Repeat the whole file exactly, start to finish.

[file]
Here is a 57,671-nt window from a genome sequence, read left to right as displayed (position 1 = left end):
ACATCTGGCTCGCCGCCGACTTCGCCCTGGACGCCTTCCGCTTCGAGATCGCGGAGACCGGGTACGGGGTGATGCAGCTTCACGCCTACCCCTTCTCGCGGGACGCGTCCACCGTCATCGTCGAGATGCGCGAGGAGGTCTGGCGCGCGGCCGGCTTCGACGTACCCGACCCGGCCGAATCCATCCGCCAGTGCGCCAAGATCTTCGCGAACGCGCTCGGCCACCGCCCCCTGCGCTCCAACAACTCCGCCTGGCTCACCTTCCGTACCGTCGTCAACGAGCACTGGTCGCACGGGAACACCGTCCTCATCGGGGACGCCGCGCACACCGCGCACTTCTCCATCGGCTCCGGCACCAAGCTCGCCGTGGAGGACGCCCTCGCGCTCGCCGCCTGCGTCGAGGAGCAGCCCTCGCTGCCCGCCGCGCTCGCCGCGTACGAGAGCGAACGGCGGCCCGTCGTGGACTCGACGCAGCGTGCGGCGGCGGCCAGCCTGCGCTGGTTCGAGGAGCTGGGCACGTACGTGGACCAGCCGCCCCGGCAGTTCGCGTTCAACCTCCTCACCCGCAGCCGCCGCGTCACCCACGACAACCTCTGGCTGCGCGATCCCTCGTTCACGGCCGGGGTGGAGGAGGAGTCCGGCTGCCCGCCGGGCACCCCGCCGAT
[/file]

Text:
Here is a 57,671-nt window from a genome sequence, read left to right as displayed (position 1 = left end):
ACATCTGGCTCGCCGCCGACTTCGCCCTGGACGCCTTCCGCTTCGAGATCGCGGAGACCGGGTACGGGGTGATGCAGCTTCACGCCTACCCCTTCTCGCGGGACGCGTCCACCGTCATCGTCGAGATGCGCGAGGAGGTCTGGCGCGCGGCCGGCTTCGACGTACCCGACCCGGCCGAATCCATCCGCCAGTGCGCCAAGATCTTCGCGAACGCGCTCGGCCACCGCCCCCTGCGCTCCAACAACTCCGCCTGGCTCACCTTCCGTACCGTCGTCAACGAGCACTGGTCGCACGGGAACACCGTCCTCATCGGGGACGCCGCGCACACCGCGCACTTCTCCATCGGCTCCGGCACCAAGCTCGCCGTGGAGGACGCCCTCGCGCTCGCCGCCTGCGTCGAGGAGCAGCCCTCGCTGCCCGCCGCGCTCGCCGCGTACGAGAGCGAACGGCGGCCCGTCGTGGACTCGACGCAGCGTGCGGCGGCGGCCAGCCTGCGCTGGTTCGAGGAGCTGGGCACGTACGTGGACCAGCCGCCCCGGCAGTTCGCGTTCAACCTCCTCACCCGCAGCCGCCGCGTCACCCACGACAACCTCTGGCTGCGCGATCCCTCGTTCACGGCCGGGGTGGAGGAGGAGTCCGGCTGCCCGCCGGGCACCCCGCCGAT